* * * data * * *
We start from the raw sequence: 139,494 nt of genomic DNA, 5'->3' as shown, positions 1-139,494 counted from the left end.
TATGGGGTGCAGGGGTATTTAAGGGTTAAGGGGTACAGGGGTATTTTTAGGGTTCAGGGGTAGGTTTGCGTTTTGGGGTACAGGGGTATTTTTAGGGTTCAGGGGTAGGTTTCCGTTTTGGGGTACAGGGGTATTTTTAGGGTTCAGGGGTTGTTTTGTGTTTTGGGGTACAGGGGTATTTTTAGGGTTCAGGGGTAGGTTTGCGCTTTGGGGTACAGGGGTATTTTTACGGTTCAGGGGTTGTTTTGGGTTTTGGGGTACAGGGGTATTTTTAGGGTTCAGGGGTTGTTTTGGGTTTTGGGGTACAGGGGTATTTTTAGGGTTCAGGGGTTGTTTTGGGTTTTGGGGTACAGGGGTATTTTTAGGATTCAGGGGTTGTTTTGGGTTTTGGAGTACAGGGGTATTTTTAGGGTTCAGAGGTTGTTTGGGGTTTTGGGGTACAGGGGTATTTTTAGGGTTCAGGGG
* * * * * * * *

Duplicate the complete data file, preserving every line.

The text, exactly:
We start from the raw sequence: 139,494 nt of genomic DNA, 5'->3' as shown, positions 1-139,494 counted from the left end.
TATGGGGTGCAGGGGTATTTAAGGGTTAAGGGGTACAGGGGTATTTTTAGGGTTCAGGGGTAGGTTTGCGTTTTGGGGTACAGGGGTATTTTTAGGGTTCAGGGGTAGGTTTCCGTTTTGGGGTACAGGGGTATTTTTAGGGTTCAGGGGTTGTTTTGTGTTTTGGGGTACAGGGGTATTTTTAGGGTTCAGGGGTAGGTTTGCGCTTTGGGGTACAGGGGTATTTTTACGGTTCAGGGGTTGTTTTGGGTTTTGGGGTACAGGGGTATTTTTAGGGTTCAGGGGTTGTTTTGGGTTTTGGGGTACAGGGGTATTTTTAGGGTTCAGGGGTTGTTTTGGGTTTTGGGGTACAGGGGTATTTTTAGGATTCAGGGGTTGTTTTGGGTTTTGGAGTACAGGGGTATTTTTAGGGTTCAGAGGTTGTTTGGGGTTTTGGGGTACAGGGGTATTTTTAGGGTTCAGGGG